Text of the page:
Surveillance has always been a cat and mouse game. Right now the cat has some new tactics that give it an edge. In order to survive, the mouse must evolve too. The mouse won’t evolve if it succumbs to tunnel vision though.

Written by Christopher Burg

February 2nd, 2018 at 11:00 am

If Your Device Relies on the Cloud, You Don’t Own It

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Towards the end of 2016 Pebble announced that much of it had been acquired by Fitbit. Since Pebble wasn’t doing well financially, news of it being acquired wasn’t surprising. However, Pebble fans had hoped that Fitbit was planning to continue the Pebble line. As is often the case with acquisitions, Fitbit was primarily interested in Pebble’s intellectual property, not its product portfolio. As part of the acquisition Fitbit promised to keep Pebble’s online services running for a while. Yesterday Fitbit announced the date it would be shutting down those services:

But for those who want nothing to do with Fitbit OS development and only care about how long their Pebbles will last, this news is bittersweet. According to Fitbit’s announcement, Pebble devices will continue to work after June 30, but these features will stop working: the Pebble app store, the Pebble forum, voice recognition features, SMS and email replies, timeline pins from third-party apps (although calendar pins will still function), and the CloudPebble development tool.

Pebble fans have been unhappy with the acquisition every since Fitbit announced that it was planning to shutdown Pebble’s online services. However, I think Fitbit was actually pretty decent about the entire thing since it left the online services running for as long as it did and even allowed Pebble developers to push some firmware updates to allowed existing Pebble devices to continue operating in some capacity without the online services. Unfortunately, even with those firmware changes, a lot of Pebble functionality will be crippled once Fitbit turns off the old Pebble servers.

So the lesson people should take away from this is that proprietary devices that rely on proprietary online services aren’t owned property, they’re temporarily licensed products. At any moment the manufacturer can decide to turn off the online services, which will effectively brick or reduce the functionality of the devices that rely on those services. Had the Pebble been an open source product the option would have at least existed for the community to develop new firmware and alternate online services to keep their Pebbles running.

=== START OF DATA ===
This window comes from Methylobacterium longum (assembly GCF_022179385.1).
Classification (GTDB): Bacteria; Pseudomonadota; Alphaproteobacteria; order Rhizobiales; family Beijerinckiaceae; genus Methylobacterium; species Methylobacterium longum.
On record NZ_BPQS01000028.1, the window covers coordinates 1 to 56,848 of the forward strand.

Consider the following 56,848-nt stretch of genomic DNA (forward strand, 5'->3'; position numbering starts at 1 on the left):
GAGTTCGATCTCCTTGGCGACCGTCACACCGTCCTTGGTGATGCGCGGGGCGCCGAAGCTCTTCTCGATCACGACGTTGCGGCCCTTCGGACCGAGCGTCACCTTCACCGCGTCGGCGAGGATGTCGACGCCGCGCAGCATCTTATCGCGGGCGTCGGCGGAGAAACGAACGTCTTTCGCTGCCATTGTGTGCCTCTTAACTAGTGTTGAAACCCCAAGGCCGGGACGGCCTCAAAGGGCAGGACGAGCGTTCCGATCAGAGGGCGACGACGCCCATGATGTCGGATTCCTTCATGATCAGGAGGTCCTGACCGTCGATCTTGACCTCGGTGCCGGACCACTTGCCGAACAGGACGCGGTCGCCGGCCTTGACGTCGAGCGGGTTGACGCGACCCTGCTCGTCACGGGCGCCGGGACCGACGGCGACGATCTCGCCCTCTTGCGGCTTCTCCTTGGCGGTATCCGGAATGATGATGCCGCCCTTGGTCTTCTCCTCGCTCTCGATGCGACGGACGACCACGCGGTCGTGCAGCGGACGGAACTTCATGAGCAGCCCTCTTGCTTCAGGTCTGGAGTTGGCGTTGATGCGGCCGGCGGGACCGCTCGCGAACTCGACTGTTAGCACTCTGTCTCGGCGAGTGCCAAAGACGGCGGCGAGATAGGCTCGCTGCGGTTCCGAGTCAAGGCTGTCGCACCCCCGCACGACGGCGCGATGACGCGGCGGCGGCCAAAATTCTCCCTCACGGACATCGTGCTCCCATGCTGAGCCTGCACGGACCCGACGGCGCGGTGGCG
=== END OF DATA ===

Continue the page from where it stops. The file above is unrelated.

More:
Written by Christopher Burg

January 25th, 2018 at 10:00 am

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Let’s Put a Remotely Accessible Computer in a Door Lock

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Let’s put a remotely accessible computer in a door lock, what could possibly go wrong?

A HomeKit vulnerability in the current version of iOS 11.2 has been demonstrated to 9to5Mac that allows unauthorized control of accessories including smart locks and garage door openers. Our understanding is Apple has rolled out a server-side fix that now prevent unauthorized access from occurring while limiting some functionality, and an update to iOS 11.2 coming next week will restore that full functionality.

The Internet of Things (IoT) introduces all sorts of new and interesting exploits. These exploits range from minor, such as your lights turn colors, to severe, such as having your doors unlock for an unauthorized person. Unfortunately, since software is already incredibly complex and becoming more so every day it’s unlikely we’ll see secure IoT devices anytime in the near future. Fortunately, it appears that Apple caught this vulnerability and was able to patch it before it was actively exploited.

Written by Christopher Burg

December 8th, 2017 at 10:00 am

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There’s Hope for the Internet of Things

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Granted, it’s not a lot of hope but it seems like some consumers are actually holding off on buying Internet of Things (IoT) products due to security concerns:

Consumers are uneasy about being watched, listened to, or tracked by devices they place in their homes, consulting firm Deloitte found in a new survey it released Wednesday. Thanks to such discomfort, consumer interest in connected home home technology lags behind their interest in other types of IoT devices, Deloitte found.